Liquidity in the UK Corporate Bond Market: Evidence from Trade Data

Posted: 9 Mar 2017 Last revised: 5 Apr 2017

See all articles by Matteo Aquilina

Matteo Aquilina

Financial Conduct Authority

Felix Suntheim

International Monetary Fund (IMF) - Monetary and Capital Markets Department

Date Written: June 2, 2016

Abstract

We present evidence on the evolution of liquidity in the UK corporate bond market for the period 2008–2014. On the basis of a series of widely accepted liquidity measures, we document that there is no evidence that liquidity outcomes have deteriorated in the market, despite the decline in inventory of dealers in this period. If anything, the market appears to have become more liquid in recent years. We also document that there is little evidence that liquidity is having a larger effect on bond spreads now than a few years ago. We do not find evidence that liquidity has become more ‘flighty’ in response to shocks of a mild to moderate nature, as measures of liquidity risk do not increase over the period of analysis. However, we do not claim that there are no risks associated with liquidity. Our own analysis shows that liquidity is subject to considerable deterioration if the market is under severe stress; there was considerably less liquidity in 2009/10 than either before or after this period.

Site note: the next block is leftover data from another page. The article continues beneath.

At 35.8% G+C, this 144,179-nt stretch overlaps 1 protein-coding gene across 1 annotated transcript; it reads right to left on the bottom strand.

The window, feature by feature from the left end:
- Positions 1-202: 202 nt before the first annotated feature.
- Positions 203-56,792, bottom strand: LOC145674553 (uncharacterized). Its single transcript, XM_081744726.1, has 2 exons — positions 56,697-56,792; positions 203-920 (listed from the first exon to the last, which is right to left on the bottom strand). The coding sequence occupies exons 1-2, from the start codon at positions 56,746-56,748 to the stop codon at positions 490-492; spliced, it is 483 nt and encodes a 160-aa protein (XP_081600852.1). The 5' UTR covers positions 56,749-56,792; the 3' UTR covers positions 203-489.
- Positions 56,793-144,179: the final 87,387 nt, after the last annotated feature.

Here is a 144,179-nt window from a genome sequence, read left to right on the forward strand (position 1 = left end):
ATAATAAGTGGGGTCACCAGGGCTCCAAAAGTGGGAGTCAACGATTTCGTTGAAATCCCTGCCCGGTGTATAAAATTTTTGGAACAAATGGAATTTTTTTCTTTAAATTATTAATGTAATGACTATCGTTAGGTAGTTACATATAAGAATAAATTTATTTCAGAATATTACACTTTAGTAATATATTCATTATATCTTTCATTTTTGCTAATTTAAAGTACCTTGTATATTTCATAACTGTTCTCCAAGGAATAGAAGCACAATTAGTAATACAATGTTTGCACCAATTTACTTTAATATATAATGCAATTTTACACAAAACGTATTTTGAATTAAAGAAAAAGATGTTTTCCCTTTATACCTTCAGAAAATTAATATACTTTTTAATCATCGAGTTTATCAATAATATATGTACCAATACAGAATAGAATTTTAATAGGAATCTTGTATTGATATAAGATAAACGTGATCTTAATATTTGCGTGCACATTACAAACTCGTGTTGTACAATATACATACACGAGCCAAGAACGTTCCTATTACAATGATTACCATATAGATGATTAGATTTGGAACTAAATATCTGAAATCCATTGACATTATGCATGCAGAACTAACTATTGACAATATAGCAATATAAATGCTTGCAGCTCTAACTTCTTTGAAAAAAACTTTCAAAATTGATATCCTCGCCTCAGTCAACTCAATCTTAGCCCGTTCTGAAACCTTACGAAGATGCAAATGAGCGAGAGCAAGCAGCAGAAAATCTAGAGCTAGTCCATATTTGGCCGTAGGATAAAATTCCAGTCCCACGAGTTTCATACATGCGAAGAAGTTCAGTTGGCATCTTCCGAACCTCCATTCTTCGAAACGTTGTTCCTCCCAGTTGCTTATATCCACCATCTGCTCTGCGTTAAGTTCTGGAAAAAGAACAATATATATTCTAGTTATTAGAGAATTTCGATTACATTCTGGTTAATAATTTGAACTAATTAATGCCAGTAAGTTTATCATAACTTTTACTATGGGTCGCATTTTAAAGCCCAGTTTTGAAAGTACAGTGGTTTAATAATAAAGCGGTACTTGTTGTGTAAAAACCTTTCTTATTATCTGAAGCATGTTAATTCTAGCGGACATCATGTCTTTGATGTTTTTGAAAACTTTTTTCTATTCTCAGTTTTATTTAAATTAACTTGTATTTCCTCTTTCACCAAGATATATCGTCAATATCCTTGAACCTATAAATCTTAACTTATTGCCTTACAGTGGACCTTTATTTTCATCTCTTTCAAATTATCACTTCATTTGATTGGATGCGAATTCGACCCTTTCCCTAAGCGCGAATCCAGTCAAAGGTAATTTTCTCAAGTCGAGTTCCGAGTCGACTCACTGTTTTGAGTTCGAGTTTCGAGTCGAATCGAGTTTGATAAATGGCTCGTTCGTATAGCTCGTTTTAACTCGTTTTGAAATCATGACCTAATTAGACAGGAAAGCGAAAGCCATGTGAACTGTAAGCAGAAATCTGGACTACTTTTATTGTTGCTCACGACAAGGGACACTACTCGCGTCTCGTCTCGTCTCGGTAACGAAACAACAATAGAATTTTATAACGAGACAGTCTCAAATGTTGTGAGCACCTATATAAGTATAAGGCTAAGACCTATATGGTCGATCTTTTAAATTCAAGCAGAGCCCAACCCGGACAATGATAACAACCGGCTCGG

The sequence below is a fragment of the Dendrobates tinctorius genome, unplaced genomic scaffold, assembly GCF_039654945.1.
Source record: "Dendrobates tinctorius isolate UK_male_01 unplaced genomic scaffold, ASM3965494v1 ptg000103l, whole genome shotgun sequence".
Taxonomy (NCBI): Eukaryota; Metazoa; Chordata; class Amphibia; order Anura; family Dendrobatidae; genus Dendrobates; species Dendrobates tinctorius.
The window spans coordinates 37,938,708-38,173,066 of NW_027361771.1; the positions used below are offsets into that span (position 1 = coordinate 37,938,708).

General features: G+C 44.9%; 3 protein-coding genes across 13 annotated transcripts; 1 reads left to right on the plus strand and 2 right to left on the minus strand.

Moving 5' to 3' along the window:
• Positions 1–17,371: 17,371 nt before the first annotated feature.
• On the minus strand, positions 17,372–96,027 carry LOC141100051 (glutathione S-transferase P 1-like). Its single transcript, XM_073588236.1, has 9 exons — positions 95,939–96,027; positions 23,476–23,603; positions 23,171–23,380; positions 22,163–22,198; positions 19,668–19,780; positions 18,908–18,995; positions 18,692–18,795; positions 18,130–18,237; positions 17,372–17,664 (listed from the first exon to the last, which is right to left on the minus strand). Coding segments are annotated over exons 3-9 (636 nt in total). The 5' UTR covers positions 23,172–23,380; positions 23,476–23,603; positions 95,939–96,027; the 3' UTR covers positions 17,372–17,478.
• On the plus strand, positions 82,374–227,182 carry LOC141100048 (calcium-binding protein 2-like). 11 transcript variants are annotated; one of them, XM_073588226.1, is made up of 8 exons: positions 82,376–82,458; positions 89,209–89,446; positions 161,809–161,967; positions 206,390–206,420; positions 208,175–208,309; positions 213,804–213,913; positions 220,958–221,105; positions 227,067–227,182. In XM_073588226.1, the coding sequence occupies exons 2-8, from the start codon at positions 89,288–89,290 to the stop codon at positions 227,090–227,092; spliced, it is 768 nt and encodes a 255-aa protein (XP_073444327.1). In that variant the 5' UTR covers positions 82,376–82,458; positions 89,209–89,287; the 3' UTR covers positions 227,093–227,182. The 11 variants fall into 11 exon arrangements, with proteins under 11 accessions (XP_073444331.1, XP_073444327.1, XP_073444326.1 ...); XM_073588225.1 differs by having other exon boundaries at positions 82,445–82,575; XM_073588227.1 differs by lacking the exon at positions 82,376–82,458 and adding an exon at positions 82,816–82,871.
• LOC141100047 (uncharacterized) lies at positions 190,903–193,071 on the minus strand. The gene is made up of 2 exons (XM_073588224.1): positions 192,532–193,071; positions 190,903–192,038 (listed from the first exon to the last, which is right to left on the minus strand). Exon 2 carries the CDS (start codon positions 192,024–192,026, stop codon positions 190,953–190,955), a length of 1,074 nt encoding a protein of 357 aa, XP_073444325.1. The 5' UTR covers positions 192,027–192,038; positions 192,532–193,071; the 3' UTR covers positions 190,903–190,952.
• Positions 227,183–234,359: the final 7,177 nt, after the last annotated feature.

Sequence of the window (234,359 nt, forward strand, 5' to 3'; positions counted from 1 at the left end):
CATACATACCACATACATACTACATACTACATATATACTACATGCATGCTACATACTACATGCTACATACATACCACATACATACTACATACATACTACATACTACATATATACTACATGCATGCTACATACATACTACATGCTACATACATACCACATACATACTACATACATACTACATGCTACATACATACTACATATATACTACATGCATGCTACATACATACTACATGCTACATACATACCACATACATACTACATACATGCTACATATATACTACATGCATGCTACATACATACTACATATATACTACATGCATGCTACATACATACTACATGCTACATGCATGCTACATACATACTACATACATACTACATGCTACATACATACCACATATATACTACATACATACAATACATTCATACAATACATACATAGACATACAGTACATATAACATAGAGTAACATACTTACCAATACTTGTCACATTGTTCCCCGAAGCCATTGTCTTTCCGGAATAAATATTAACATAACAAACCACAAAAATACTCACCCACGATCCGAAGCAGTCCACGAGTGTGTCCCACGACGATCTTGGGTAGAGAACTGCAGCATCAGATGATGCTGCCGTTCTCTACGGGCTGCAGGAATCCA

Keywords: Corporate bonds, Liquidity

JEL Classification: G12, G18

Suggested Citation

Aquilina, Matteo and Suntheim, Felix, Liquidity in the UK Corporate Bond Market: Evidence from Trade Data (June 2, 2016). FCA Occasional Paper No. 14. Available at SSRN: https://ssrn.com/abstract=2788728 or http://dx.doi.org/10.2139/ssrn.2788728

Matteo Aquilina

Financial Conduct Authority ( email )

25 The North Colonnade
Canary Wharf
London, E14 5HS
United Kingdom

Felix Suntheim (Contact Author)

International Monetary Fund (IMF) - Monetary and Capital Markets Department ( email )

United States

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